Sometimes life throws you curve balls and after all of the scrambling around is done, the only thing you can do is sit down with a plate of comfort food and savor every bite. (Or at least that’s what I do!)

After some recent family health concerns (serious enough to make an unplanned trip to Minnesota), I was left with a feeling of wanting to connect with the familiar once I got back to Oklahoma. Since I grew up in the land of yah sure, you betcha, eh? :), it only seemed right to tap into my “hotdish” heritage.

Alternatively known as a casserole, covered dish, or the perfunctory “dish to pass,” hotdish is a comforting food indeed. Nary a potluck dinner or church supper goes by without someone exclaiming, “I MUST have your recipe!” (Some folks even come armed with recipe cards!) In a way, blogging is a bit like that — exchanging recipes “electronically” — and maybe that’s why I love it so. It’s comforting to share good food!

No matter what you call “hotdish” there are three requirements. It must be 1) hearty; 2) flavorful; and 3) big enough to feed a small army. (That’s where the sharing part comes in.)

Considering my repertoire of church cookbooks and recipes I’ve been blessed to receive, I could keep you supplied in hotdish for many years to come, but I decided to concoct one of my own. Let’s see… hmmmm… what are my favorite things?

Italian sausage. Sauteed mushrooms. Roasted red peppers. Olives (lots of ’em.) Mozzarella “pearls.” Onions, green and black. Pasta with some “tooth” to it.

Am I forgetting anything? Oh yeah… the link to my first Comfort Food post.  :)

Melded together with a tomato sauce of your choosing and a liberal dose of Mozzarella on top, you’ve pretty much got it covered… literally!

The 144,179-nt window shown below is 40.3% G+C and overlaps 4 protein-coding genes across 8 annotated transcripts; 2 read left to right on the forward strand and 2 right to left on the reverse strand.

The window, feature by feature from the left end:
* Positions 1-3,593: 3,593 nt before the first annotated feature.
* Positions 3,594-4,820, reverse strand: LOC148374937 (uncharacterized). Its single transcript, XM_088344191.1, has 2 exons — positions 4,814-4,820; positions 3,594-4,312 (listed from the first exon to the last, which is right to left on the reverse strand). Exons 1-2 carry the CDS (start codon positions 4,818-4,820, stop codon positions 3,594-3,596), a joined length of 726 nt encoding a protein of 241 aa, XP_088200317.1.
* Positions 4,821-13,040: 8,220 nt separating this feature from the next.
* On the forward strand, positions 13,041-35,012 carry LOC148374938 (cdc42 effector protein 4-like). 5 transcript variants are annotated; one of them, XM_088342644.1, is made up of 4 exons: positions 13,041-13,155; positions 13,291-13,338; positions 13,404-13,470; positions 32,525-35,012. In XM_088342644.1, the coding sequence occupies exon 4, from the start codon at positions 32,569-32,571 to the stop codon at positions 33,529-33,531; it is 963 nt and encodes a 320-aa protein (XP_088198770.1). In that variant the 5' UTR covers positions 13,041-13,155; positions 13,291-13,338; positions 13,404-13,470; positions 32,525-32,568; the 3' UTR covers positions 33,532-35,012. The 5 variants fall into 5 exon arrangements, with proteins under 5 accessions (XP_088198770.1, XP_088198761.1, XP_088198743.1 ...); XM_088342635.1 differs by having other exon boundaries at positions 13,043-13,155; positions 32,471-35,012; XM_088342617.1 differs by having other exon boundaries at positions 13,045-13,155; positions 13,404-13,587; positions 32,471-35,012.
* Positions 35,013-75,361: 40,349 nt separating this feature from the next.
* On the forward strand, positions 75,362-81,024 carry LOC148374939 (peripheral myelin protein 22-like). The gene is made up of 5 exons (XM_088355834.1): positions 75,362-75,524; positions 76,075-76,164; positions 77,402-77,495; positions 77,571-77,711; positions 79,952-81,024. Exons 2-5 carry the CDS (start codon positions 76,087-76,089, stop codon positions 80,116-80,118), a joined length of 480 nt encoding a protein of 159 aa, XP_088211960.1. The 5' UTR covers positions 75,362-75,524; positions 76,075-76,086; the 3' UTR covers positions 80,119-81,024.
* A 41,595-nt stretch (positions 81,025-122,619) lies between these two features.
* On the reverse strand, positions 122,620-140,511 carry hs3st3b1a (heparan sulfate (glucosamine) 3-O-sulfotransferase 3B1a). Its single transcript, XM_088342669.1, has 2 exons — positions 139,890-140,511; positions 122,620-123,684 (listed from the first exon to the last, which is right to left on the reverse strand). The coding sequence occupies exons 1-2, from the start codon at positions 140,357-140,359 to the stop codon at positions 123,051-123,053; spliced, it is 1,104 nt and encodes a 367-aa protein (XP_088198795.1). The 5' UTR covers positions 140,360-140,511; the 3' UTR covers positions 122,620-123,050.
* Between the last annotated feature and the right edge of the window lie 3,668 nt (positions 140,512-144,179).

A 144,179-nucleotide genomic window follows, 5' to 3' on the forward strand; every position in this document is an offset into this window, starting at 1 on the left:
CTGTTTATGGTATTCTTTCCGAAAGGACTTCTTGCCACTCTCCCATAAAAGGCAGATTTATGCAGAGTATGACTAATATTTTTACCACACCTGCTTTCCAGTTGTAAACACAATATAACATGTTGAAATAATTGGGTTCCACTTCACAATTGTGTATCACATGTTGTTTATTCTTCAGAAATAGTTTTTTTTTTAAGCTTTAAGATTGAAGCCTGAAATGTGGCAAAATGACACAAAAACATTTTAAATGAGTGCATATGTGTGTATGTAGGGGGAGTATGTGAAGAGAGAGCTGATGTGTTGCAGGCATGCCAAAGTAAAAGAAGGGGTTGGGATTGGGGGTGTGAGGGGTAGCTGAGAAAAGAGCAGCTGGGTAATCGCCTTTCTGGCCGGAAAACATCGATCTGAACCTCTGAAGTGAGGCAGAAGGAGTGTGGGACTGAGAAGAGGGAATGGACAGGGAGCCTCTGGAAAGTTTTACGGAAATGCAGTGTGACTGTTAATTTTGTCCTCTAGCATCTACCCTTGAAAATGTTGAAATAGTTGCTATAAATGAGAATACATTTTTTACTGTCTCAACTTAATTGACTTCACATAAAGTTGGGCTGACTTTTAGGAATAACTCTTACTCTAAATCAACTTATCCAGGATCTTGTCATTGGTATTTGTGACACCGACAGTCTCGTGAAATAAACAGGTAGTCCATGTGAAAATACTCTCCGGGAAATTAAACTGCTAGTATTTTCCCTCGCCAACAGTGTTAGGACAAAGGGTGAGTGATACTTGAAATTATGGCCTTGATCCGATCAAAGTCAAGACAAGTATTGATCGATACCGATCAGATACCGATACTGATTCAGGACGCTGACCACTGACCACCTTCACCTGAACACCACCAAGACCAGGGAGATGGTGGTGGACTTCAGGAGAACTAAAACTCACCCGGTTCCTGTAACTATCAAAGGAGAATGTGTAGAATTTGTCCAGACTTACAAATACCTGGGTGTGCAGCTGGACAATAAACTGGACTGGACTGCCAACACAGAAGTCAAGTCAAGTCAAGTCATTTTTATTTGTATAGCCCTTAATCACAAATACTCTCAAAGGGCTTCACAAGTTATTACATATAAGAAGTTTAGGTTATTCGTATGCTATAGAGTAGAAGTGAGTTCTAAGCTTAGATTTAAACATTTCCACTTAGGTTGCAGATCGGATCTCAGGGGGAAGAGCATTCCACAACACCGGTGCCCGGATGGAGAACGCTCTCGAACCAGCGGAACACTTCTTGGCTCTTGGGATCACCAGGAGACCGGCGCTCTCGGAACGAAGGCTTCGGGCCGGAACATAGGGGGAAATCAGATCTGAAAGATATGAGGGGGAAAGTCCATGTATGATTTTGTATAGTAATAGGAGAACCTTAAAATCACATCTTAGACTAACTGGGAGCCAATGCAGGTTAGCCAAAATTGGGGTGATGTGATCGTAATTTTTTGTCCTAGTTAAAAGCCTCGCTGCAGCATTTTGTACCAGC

“My Favorite Things” Hotdish

7 to 8 oz. of your favorite pasta — farfelle, shells, rigatoni, etc. (I used penne rigate, which is described as having a sharp, diagonal cut on the end, similar to a quill pen) :)

1 Tbsp. sea salt, or to taste

1 lb. Italian sausage, hot or mild (I used Lovera’s Hot Italian Sausage from Krebs, Oklahoma)

Butter/olive oil/bacon grease (or a combination thereof…)

8 oz. whole mushrooms, quartered

1 sweet yellow onion, diced

4 to 5 green onions (including tops), sliced

2 to 3 cloves garlic, minced

2 roasted red peppers (I used Mazzetta’s Roasted Bell Peppers, a gift from Mom, xo), drained & diced

1/2 jar Mazzetta Napa Valley Bistro Blend Olives, drained

8 oz. Mozzarella cheese “pearls” (or cubed Mozzarella cheese)

1 jar of spaghetti sauce (I used Paul Newman’s “Sockarooni” Sauce)

1/4 cup freshly grated Parmesan cheese

Grated Mozzarella cheese for the top — as much or as little as you desire

Preheat oven to 350° F.

Bring water to boil in a large kettle. Add salt and pasta; cook until al dente. Drain, but do not rinse.

Meanwhile, remove casings from sausage. Heat butter/olive oil/bacon grease (whatever combo tickles ya) in a large skillet over medium-high heat. Add sausage and stir occasionally to break into “bite-sized” chunks, until browned and cooked through. Remove sausage to paper-towel-lined plate; reserve drippings in skillet.

Add the mushrooms and sweet yellow onions to skillet; saute over medium-high heat until golden. Add green onions, garlic, and red peppers; heat through, taking care not to fricassee the garlic. (!!!) Mix in drained olives, sausage, and pasta.

In the same skillet (or a large casserole dish or Dutch oven), combine the above with Sockarooni Sauce (or your own) and Mozzarella pearls or cubes; stir to coat. Mix in the Parmesan cheese ’til blended.

Put everything in an oven-worthy vessel (if you haven’t already); cover and bake for 30 to 40 minutes. Remove cover. Sprinkle the hotdish/casserole/whatever with grated Mozzarella cheese; heat until melted, about 10 to 15 minutes, depending on how “browned” you like it. Serve with warm bread and a salad.

Enjoying the comfort of sharing,

~ Kim

What’s your favorite “hotdish?”

My True Love Gave To Me…

It all started with a package of Portabellas…

And a trip to Lovera’s Italian Market